The common painkiller aspirin could be used to treat certain types of cancer, according to scientists.
They believe it can fight a rare form of skin cancer and some breast cancers.
The scientists say the drug can help to reduce inflammation in the body, which causes some of these cancers.
The study, published in the journal Nature, adds to growing evidence that the humble painkiller can be used to fight a wide range of diseases.
Previous studies have suggested aspirin, which is more than 100 years old, could help to treat conditions like heart disease and strokes.
In this latest study, scientists from the Institute of Cancer Research in London examined a rare form of cancer called turban tumour syndrome or cylindromatosis.
This type of cancer causes huge mushroom shaped tumours to grow out of the scalp and other hairy parts of the body.
While the tumours are benign, they can cause horrendous disfigurement and discomfort and may eventually turn into life-threatening cancers.
The syndrome is genetic. People with a damaged version of a gene called CYLD are most at risk of developing it.
Professor Alan Ashworth and colleagues at the institute found that a fault in this gene means the body does not respond normally to diseases or tissue damage.
In particular, the body is unable to reduce inflammation that may occur as a result of disease or tissue damage.
In fact, the body tends to over-react, which can lead to the large, swollen tumours characteristic of turban tumour syndrome.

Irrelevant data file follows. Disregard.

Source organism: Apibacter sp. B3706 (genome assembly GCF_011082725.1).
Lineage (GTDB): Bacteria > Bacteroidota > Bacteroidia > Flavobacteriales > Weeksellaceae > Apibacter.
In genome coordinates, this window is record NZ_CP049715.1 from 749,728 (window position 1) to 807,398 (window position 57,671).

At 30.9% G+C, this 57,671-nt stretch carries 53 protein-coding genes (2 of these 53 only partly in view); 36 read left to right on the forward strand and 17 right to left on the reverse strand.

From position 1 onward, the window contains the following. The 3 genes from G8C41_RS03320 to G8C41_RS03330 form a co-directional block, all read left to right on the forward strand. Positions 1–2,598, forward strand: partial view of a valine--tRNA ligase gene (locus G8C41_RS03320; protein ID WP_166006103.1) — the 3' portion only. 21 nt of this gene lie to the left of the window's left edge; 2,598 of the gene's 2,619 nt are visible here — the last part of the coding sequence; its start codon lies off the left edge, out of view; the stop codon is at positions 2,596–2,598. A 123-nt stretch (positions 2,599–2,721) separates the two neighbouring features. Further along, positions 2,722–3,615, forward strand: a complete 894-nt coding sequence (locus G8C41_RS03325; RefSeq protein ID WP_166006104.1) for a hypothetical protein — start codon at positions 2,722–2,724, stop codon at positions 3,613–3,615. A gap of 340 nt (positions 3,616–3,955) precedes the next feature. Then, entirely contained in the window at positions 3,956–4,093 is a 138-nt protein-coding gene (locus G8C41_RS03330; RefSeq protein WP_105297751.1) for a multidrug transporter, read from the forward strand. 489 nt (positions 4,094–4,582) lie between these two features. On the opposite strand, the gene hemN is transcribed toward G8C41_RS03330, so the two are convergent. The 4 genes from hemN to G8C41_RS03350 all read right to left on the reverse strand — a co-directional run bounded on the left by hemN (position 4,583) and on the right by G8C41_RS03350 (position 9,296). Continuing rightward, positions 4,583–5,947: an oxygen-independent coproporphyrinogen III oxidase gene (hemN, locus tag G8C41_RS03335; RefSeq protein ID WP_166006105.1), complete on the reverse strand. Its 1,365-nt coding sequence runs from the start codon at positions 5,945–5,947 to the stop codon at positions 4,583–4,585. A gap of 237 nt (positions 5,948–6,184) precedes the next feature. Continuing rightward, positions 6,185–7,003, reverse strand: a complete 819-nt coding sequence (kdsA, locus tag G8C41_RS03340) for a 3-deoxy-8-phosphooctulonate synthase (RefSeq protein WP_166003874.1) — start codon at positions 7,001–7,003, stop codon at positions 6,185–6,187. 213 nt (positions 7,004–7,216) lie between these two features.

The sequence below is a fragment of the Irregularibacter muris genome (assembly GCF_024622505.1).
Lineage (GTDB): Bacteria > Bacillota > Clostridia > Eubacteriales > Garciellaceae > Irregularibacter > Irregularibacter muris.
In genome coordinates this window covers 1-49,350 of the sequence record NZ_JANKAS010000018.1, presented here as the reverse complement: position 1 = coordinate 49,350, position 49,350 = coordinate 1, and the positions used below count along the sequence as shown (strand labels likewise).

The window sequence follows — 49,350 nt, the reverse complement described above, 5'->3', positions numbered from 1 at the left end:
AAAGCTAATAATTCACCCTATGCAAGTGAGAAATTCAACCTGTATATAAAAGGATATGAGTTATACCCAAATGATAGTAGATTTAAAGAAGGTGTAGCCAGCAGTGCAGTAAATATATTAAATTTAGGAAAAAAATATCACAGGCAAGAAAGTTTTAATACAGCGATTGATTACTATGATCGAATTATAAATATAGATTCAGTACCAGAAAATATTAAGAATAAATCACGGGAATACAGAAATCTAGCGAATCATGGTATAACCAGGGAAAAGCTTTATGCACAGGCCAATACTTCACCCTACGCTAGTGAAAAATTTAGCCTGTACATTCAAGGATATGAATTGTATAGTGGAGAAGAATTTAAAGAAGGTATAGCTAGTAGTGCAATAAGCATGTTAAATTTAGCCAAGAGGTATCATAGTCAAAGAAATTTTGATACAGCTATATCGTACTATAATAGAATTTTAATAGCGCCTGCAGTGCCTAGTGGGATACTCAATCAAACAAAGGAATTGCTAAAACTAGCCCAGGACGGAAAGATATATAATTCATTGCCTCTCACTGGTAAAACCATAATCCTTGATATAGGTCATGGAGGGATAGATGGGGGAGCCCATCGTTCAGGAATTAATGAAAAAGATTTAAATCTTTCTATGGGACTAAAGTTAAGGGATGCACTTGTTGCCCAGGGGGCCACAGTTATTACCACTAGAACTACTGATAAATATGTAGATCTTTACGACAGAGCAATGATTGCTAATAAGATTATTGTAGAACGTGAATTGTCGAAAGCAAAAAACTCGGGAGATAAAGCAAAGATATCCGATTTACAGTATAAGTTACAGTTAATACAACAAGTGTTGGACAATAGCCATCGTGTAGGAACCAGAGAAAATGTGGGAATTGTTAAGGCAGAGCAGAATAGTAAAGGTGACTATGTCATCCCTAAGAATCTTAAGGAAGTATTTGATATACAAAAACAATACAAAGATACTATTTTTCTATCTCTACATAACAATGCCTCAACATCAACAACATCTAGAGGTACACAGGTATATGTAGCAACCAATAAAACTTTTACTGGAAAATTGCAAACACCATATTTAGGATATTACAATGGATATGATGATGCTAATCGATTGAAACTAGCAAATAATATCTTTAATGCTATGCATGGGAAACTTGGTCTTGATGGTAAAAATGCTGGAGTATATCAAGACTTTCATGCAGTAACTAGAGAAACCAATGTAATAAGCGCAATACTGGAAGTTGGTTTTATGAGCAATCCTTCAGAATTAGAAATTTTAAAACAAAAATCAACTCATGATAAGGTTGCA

This occurs because the body is unable to keep a key molecule, called NF-kappaB, in check. This molecule becomes overactive in a number of different types of cancer, including some breast cancers.
There is evidence to suggest too much of it can fuel the growth of cancer cells and keep them alive much longer than they should.
The scientists believe anti-inflammatory drugs like aspirin could offer a solution to this problem, by countering the effects of this molecule.
They are now planning to test their theory on patients with turban tumour syndrome.
"It's important that we put the theory to test in patients as soon as we can," said Professor Ashworth.
"In the case of turban tumour syndrome, we think anti-inflammatory drugs could be rubbed into tumours in gel form in order to shrink them or perhaps given to younger patients before they have begun to show signs of the disease, as a preventive measure."
But he said aspirin could also help people with other cancers.
"We know inflammation can play a role in the development of a number of other cancers too, so it could be that aspirin will find a range of uses as a cancer treatment.
"First though, we need much more information about the detailed effects of the inflammatory response in these patients."
Professor Robert Souhami, director of clinical research at Cancer Research UK which funded the study, welcomed the findings.
"Even after a hundred years, we're still uncovering new possibilities for the use of aspirin," he said.
"It's another example of the way in which basic research opens up possibilities for treatment, in this case with a cheap and readily available drug."